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Financial Times: An Indian export success story

Original Article - Financial Times

As India establishes itself as a major economic power, its business prospects are attracting global attention. These UK SMEs describe their sometimes unconventional paths to success in this burgeoning market.

“In the last few years, there’s been phenomenal change in India,” says Richard McCallum, CEO of the UK​ ​I​ndia ​B​usiness ​C​ouncil​. “It’s growing, flourishing, and incredibly dynamic.” India’s transformation into a wealthy, service-driven economy is driven by its young, aspirational, and increasingly affluent demographic: 60 per cent of its 1.4 billion​ citizens are aged under 35. “You’ve got a growing middle class hungry for the latest brands and technology,” says McCallum. “It’s a demographic that likes to shop.”

With India’s digital revolution bringing even more people into the formal economy, huge investment in infrastructure, and a government actively making India easier to trade with—there is a significant business opportunity for UK SMEs. “The market’s very, very large, enough to support a lot of UK products and a lot more development by UK businesses,” confirms McCallum.

“It’s a massive market,” agrees Ronan Finnegan, Co-Founder of Spacebands, a company making wearable technology to track workplace hazards. “Factories, construction, infrastructure. There’s so much being built.” And this growth is accompanied by a growing sense of corporate responsibility. “We entered India during Covid,” explains Finnegan. “When multinationals operating in India were anxious to reduce employee risk.” They found that by selling to one site, their product was quickly cross sold throughout entire organisations and to other companies they worked with. “Once you’re in, it’s a word-of-mouth game.”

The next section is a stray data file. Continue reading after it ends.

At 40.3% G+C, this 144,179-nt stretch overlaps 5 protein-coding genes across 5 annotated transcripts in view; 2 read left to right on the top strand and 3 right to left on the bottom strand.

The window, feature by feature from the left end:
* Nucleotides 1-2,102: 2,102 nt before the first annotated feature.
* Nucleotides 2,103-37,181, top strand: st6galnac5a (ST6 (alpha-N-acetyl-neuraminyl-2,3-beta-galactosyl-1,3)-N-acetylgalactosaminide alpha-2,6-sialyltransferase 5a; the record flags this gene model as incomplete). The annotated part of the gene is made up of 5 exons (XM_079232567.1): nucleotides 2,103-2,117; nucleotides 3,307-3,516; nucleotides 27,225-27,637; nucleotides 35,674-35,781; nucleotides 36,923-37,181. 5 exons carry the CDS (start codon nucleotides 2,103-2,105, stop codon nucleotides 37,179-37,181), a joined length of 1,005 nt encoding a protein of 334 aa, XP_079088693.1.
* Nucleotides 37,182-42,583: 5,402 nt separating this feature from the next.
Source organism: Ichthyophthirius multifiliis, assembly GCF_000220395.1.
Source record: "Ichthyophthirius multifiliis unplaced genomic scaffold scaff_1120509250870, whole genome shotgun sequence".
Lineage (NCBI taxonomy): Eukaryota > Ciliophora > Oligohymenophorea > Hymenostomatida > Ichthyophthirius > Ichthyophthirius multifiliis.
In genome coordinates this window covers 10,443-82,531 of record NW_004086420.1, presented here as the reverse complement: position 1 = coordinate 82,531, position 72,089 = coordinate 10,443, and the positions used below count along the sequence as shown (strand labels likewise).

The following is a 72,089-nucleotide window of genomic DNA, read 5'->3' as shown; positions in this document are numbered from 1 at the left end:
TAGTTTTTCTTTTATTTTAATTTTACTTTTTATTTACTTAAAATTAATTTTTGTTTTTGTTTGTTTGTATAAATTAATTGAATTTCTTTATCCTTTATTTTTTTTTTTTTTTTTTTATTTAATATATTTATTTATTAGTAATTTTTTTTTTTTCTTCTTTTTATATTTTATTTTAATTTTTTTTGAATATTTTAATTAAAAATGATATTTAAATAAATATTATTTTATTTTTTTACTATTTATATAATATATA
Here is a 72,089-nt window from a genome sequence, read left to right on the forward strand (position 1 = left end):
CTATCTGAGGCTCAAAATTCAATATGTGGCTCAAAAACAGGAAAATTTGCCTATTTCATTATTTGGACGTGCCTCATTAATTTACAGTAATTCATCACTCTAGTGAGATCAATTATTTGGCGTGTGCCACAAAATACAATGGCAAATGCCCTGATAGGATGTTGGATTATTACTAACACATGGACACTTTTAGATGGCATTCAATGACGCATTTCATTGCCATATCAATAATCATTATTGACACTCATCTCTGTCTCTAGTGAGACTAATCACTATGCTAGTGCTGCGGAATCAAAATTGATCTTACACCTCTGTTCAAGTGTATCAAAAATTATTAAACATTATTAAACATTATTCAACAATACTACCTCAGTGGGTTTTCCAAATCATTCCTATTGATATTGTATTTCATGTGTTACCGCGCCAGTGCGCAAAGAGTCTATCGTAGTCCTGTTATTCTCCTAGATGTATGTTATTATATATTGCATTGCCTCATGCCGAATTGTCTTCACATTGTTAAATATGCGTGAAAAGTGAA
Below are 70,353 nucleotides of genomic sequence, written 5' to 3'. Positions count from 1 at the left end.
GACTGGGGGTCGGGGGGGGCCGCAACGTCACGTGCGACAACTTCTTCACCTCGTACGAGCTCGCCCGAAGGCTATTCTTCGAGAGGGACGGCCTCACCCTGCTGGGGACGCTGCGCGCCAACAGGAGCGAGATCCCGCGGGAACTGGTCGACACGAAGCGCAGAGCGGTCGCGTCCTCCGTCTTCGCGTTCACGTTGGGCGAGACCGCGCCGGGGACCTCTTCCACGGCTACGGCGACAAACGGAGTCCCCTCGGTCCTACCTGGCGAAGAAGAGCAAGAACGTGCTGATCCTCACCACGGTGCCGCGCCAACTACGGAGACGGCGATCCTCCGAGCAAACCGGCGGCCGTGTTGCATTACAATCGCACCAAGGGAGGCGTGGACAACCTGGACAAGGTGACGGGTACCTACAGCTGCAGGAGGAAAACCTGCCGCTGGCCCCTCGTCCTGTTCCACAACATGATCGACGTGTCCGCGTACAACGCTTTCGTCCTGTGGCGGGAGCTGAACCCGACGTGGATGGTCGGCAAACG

This is helped by British products being associated with quality and carrying a certain prestige. “It does make selling to India easier,” agrees Finnegan. But it’s not without its challenges. “There’s often more sales cycles to go through,” he explains. “And packages always take longer to arrive than you’d expect!” But Indian businesses allow for this. “Once you understand the nuances, it’s a great place to do business,” says Finnegan. “We have lots of customers from India. We really enjoy working with Indian businesses.”

“India is such a vast and diverse market it can be difficult​ to​ find a focus,” acknowledges Alistair Munro, CEO of Ryse Energy, that specialises in wind turbines for decentralised power generation. But with India striving towards sustainability, the government’s decarbonisation of the telecoms industry was an area of expertise for Ryse Energy. “There is a lot of respect for the UK as a supplier,” says Munro. “We used our initial telecoms focus to get us into the market and expanded from there.”